An important detail for patients undergoing surgery with the femtosecond laser to know is how experienced their surgeon is. The experts discussed telling the patient about the value of the femtosecond laser but also informing the patient if you have done a limited number of these procedures. Tell the patient that you are a novice with the femtosecond laser and offer multiple options to move forward. You always have to be honest, Dr. Serafano said. Thats a given. Another topic that came up was what to do if the patient is not a candidate but is requesting the use of the femtosecond laser for surgery. Dr. Donaldson suggested telling patients if they dont fit into a category for use, even if the surgeon thinks the technology is better.

Moving to another topic, Dr. Banja and Dr. Snyder stressed the importance of not making assumptions about what a patient can afford. Dr. Banja tells healthcare providers that they should be careful about making assumptions about a patients ability to pay. Dr. Snyder agreed and said he has had patients tell him that they cant afford certain premium treatments only to find out that they likely could have. People choose how they wish to allocate their funds, and they choose how they wish to present themselves at the office, he said.

In one example, a 92-year-old woman said she cant afford a premium IOL or the additional costs of the femtosecond laser, but the surgeon performing the surgery has a laser and believes that it would be advantageous in her case. Dr. Banja said that healthcare providers do not have an obligation to provide free care.

The experts debated questions such as: If the femtosecond laser is better, how much better is it than manual? If it is a superior technology, wouldnt this mean that everyone should be using it? How much better would it need to be over manual surgery before it becomes unethical to not use it for all patients? Some ophthalmologists are concerned that if they go entirely to femto, they will lose their manual skills, Dr. Banja said. There is also a possibility that the laser could have mechanical problems that would impact its effectiveness. Dr. Serafano described a case where he experienced an error with the laser and it wouldnt work. For his patients scheduled for that day, he had to offer them the option of rescheduling or proceeding with a conventional procedure. Its all about the patients, he said. My financial interest is my problem, not theirs. This means that it has to be very clear to surgeons that if there is a problem and the laser cant be used, they need to be prepared to proceed in the best interest of the patient.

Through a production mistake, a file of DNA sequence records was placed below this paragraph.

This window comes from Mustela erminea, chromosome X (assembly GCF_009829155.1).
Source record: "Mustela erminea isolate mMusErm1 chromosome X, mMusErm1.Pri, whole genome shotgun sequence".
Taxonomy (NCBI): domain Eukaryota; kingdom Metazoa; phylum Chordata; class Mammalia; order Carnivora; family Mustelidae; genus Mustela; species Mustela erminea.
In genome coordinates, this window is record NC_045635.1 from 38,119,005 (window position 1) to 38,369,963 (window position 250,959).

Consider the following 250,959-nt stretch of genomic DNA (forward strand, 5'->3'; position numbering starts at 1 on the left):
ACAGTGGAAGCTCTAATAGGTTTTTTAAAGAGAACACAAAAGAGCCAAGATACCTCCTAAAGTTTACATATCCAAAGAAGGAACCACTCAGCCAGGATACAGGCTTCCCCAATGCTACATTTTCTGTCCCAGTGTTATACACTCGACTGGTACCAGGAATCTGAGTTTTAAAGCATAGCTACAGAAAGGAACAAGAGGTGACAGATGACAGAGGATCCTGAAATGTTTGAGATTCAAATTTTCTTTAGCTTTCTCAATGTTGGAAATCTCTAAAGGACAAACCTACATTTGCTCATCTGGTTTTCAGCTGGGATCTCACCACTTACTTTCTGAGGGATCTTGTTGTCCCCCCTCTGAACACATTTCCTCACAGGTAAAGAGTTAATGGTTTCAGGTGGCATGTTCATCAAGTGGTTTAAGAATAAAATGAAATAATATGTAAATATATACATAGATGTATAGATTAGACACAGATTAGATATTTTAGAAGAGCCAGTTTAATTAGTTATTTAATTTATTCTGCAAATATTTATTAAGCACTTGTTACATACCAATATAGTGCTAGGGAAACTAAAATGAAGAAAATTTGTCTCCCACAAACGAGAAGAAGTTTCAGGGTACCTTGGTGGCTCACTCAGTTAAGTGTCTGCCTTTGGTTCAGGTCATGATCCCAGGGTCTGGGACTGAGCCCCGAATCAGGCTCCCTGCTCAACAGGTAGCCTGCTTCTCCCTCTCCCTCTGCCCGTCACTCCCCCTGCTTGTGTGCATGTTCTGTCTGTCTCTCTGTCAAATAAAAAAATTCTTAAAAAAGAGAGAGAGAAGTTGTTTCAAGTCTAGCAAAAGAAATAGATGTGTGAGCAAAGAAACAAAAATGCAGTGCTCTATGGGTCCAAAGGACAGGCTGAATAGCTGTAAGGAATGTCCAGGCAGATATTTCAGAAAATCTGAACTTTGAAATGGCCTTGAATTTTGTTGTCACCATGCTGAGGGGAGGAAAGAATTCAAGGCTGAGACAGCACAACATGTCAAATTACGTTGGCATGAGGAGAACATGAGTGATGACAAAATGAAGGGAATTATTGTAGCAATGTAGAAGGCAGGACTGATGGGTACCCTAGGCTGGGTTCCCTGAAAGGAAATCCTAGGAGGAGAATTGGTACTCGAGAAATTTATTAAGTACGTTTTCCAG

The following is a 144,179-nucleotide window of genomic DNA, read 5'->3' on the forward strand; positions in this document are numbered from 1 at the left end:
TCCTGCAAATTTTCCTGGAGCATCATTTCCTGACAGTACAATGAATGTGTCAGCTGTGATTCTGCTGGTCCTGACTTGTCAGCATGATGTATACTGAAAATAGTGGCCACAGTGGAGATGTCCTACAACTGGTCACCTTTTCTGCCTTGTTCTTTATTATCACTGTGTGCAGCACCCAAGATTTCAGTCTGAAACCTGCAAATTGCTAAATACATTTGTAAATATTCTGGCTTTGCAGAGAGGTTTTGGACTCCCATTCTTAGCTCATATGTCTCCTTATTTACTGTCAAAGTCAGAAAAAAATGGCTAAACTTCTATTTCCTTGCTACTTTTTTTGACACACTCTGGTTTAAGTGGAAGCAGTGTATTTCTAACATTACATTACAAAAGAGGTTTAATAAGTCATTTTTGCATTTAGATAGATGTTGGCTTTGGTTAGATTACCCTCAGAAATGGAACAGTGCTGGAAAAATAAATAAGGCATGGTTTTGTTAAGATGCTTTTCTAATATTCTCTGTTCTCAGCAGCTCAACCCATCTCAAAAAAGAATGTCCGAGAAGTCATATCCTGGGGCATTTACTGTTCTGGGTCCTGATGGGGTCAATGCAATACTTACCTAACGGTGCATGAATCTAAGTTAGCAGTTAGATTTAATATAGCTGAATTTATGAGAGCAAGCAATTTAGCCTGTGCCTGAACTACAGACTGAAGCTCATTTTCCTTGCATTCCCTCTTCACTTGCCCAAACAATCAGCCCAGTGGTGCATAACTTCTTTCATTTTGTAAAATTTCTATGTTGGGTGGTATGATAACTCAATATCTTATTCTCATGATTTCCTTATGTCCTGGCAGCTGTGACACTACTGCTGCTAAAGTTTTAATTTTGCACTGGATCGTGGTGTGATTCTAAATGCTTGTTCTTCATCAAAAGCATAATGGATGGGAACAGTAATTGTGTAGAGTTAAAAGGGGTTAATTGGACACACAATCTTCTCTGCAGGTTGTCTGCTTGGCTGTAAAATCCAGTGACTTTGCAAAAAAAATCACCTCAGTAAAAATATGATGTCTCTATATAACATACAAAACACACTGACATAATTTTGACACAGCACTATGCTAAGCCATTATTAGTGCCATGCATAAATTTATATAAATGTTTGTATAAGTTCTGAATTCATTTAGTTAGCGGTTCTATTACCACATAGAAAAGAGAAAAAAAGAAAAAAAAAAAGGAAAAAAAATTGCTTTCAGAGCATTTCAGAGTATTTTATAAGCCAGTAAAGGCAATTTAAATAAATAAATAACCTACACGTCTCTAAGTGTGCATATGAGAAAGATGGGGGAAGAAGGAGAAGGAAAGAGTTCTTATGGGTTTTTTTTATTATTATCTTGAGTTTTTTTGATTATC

Editors note: Dr. Banja has no related financial interests. Dr. Donaldson has financial interests with Alcon (Fort Worth, Texas) and Abbott Medical Optics (Abbott Park, Ill.). Dr. Hoffman has financial interests with Carl Zeiss Meditec (Jena, Germany). Dr. Snyder has financial interests with Alcon, Haag-Streit (Koniz, Switzerland), and HumanOptics (Erlangen, Germany). Drs. Serafano and Vasavada have financial interests with Alcon.

Contact information

Banja: jbanja@emory.edu
Donaldson: KDonaldson@med.miami.edu
Hoffman: rshoffman@finemd.com
Serafano: serafano@verizon.net
Snyder: Msnyder@cincinnatieye.com
Vasavada: icirc@abhayvasavada.com